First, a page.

Publication Date: November 2013
Publisher: Center for Retirement Research at Boston College
Author(s): Alicia H. Munnell; Jean-Pierre Aubry; Joshua Hurwitz; Mark Cafarelli
Research Area: Economics
Keywords: state and local pensions; public pensions
Coverage: United States
Stories in the popular press suggest â€“ particularly in the wake of the bankruptcy of Detroit â€“ that pensions are the major expense of American cities and will lead to their widespread collapse.1 Thus, it is important to know the burden of pensions on cities. This burden can be measured in two ways. The first is the direct cost of pensions to city governments. These costs include contributions to locally-administered plans, contributions to state non-teacher plans, and contributions to state teacher plans on behalf of dependent school districts. The direct cost measures the pressure on the cityâ€™s finances. But there is also a broader question: how much do residents of a city pay for pensions? Here one would add to the cityâ€™s direct costs the contributions made by independent school districts that serve city residents and contributions that city residents make to county plans. This second concept â€“ which is more comprehensive, avoids distortions created by local government arrangements, and provides a measure of residentsâ€™ incentive to move â€“ is the focus of this brief. The question is whether pension costs â€“ measured comprehensively â€“ account for 5 percent or 50 percent of total local revenue raised from city taxpayers. (The Appendix presents both measures of the pension burden.)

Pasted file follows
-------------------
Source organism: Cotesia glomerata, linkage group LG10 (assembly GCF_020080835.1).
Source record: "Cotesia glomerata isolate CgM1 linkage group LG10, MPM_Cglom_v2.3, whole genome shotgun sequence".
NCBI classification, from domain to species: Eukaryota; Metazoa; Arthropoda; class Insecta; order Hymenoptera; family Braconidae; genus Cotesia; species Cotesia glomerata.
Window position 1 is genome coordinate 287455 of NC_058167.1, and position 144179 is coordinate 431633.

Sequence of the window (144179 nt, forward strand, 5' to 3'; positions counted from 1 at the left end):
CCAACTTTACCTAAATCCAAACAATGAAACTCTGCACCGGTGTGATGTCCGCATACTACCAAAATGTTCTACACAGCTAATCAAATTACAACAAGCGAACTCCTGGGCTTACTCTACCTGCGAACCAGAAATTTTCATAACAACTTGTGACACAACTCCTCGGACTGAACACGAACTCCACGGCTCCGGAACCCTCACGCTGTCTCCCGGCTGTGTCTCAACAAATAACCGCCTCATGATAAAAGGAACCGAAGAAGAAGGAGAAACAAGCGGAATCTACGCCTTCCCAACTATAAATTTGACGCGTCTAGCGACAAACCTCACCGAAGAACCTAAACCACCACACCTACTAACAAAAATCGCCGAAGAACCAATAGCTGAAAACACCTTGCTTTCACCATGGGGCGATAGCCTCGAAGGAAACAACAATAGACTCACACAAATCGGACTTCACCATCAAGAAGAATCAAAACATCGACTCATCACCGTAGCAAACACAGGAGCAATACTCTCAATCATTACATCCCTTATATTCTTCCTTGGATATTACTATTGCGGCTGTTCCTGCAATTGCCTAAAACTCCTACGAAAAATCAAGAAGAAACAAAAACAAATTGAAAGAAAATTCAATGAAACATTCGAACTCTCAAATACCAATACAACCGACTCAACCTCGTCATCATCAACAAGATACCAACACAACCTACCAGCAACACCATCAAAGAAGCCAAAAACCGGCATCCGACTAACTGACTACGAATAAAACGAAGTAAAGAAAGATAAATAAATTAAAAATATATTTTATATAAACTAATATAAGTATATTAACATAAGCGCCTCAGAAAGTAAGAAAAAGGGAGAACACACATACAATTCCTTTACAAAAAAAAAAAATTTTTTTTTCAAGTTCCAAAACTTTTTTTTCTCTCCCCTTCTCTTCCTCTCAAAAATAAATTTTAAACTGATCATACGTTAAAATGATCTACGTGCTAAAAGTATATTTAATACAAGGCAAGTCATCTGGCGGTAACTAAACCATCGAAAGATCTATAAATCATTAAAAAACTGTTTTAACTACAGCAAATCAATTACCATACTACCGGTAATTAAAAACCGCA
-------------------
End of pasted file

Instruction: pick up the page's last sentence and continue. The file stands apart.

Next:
The discussion proceeds as follows. The first section highlights the importance of looking beyond the cost of locally-administered plans and describes the process of collecting and allocating the amounts paid for pensions by school districts within the city and by counties in which the cities are located. The second section describes our sample of 173 cities and illustrates how costs and revenues from the various units of local government are allocated to city taxpayers. The third section reports that, for the full sample, overall pension costs borne by city residents amount to 7.9 percent of revenue. The discrepancy between the 7.9 percent and the average reported in the U.S. Census of 5.6 percent is primarily because our study uses the full Annual Required Contribution (ARC), while the Census reports the amount that the local governments actually paid. In terms of individual cities, taxpayer costs average 2.7 percent of revenue for the least expensive fifth of cities and 12.3 percent for the top fifth. Among major cities, Chicago, New York, and Philadelphia have very high pension costs. Detroit was #61 primarily because it issued Pension Obligation Bonds in 2005, which increased its overall borrowing costs but reduced its reported pension expense. The final section concludes that pension costs are closer to 5 percent of revenue than to 50 percent for cities, even in the wake of two financial crises and the Great Recession. However, in those cases where pensions are both expensive and underfunded, such as Chicago, they exacerbate fiscal problems.